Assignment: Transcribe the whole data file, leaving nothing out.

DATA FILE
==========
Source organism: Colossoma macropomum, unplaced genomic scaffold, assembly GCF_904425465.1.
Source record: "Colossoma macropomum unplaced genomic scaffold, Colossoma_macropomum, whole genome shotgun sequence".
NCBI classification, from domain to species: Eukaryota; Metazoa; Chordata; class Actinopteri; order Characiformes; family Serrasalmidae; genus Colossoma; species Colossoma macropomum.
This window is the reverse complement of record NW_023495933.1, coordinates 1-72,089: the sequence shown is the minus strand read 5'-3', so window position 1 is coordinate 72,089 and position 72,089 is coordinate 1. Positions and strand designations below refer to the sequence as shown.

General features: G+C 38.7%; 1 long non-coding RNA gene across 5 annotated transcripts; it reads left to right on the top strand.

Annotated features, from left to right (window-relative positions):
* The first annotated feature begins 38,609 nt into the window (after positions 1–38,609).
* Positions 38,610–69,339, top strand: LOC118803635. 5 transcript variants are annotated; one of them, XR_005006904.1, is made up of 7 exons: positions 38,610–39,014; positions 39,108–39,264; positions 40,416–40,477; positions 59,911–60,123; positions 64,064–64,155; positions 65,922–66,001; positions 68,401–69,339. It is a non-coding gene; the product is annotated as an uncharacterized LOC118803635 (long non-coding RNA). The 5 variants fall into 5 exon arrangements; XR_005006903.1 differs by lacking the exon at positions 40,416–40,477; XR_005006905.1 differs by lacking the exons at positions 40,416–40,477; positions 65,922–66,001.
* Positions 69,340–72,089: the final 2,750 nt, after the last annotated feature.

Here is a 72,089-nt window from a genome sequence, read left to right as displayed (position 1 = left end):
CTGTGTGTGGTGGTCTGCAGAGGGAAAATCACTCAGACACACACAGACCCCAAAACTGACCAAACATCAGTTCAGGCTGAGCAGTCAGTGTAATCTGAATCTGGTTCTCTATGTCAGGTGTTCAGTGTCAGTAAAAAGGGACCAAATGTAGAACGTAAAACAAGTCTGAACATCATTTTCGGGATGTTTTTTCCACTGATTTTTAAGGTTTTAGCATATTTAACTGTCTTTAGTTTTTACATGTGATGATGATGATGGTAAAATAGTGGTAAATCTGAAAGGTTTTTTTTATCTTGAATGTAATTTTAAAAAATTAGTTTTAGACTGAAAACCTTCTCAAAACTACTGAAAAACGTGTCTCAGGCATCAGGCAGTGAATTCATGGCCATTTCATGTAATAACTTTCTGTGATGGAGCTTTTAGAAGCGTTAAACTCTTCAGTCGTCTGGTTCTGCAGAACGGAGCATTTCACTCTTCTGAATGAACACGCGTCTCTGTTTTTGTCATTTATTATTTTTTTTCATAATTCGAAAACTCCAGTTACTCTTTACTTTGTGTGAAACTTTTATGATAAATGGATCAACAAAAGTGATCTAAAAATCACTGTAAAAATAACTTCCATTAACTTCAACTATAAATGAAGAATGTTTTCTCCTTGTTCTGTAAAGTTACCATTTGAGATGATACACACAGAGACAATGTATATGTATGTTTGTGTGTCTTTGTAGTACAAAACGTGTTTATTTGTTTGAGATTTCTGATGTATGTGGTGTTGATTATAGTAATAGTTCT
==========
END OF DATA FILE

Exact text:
Source organism: Colossoma macropomum, unplaced genomic scaffold, assembly GCF_904425465.1.
Source record: "Colossoma macropomum unplaced genomic scaffold, Colossoma_macropomum, whole genome shotgun sequence".
NCBI classification, from domain to species: Eukaryota; Metazoa; Chordata; class Actinopteri; order Characiformes; family Serrasalmidae; genus Colossoma; species Colossoma macropomum.
This window is the reverse complement of record NW_023495933.1, coordinates 1-72,089: the sequence shown is the minus strand read 5'-3', so window position 1 is coordinate 72,089 and position 72,089 is coordinate 1. Positions and strand designations below refer to the sequence as shown.

General features: G+C 38.7%; 1 long non-coding RNA gene across 5 annotated transcripts; it reads left to right on the top strand.

Annotated features, from left to right (window-relative positions):
* The first annotated feature begins 38,609 nt into the window (after positions 1–38,609).
* Positions 38,610–69,339, top strand: LOC118803635. 5 transcript variants are annotated; one of them, XR_005006904.1, is made up of 7 exons: positions 38,610–39,014; positions 39,108–39,264; positions 40,416–40,477; positions 59,911–60,123; positions 64,064–64,155; positions 65,922–66,001; positions 68,401–69,339. It is a non-coding gene; the product is annotated as an uncharacterized LOC118803635 (long non-coding RNA). The 5 variants fall into 5 exon arrangements; XR_005006903.1 differs by lacking the exon at positions 40,416–40,477; XR_005006905.1 differs by lacking the exons at positions 40,416–40,477; positions 65,922–66,001.
* Positions 69,340–72,089: the final 2,750 nt, after the last annotated feature.

Here is a 72,089-nt window from a genome sequence, read left to right as displayed (position 1 = left end):
CTGTGTGTGGTGGTCTGCAGAGGGAAAATCACTCAGACACACACAGACCCCAAAACTGACCAAACATCAGTTCAGGCTGAGCAGTCAGTGTAATCTGAATCTGGTTCTCTATGTCAGGTGTTCAGTGTCAGTAAAAAGGGACCAAATGTAGAACGTAAAACAAGTCTGAACATCATTTTCGGGATGTTTTTTCCACTGATTTTTAAGGTTTTAGCATATTTAACTGTCTTTAGTTTTTACATGTGATGATGATGATGGTAAAATAGTGGTAAATCTGAAAGGTTTTTTTTATCTTGAATGTAATTTTAAAAAATTAGTTTTAGACTGAAAACCTTCTCAAAACTACTGAAAAACGTGTCTCAGGCATCAGGCAGTGAATTCATGGCCATTTCATGTAATAACTTTCTGTGATGGAGCTTTTAGAAGCGTTAAACTCTTCAGTCGTCTGGTTCTGCAGAACGGAGCATTTCACTCTTCTGAATGAACACGCGTCTCTGTTTTTGTCATTTATTATTTTTTTTCATAATTCGAAAACTCCAGTTACTCTTTACTTTGTGTGAAACTTTTATGATAAATGGATCAACAAAAGTGATCTAAAAATCACTGTAAAAATAACTTCCATTAACTTCAACTATAAATGAAGAATGTTTTCTCCTTGTTCTGTAAAGTTACCATTTGAGATGATACACACAGAGACAATGTATATGTATGTTTGTGTGTCTTTGTAGTACAAAACGTGTTTATTTGTTTGAGATTTCTGATGTATGTGGTGTTGATTATAGTAATAGTTCT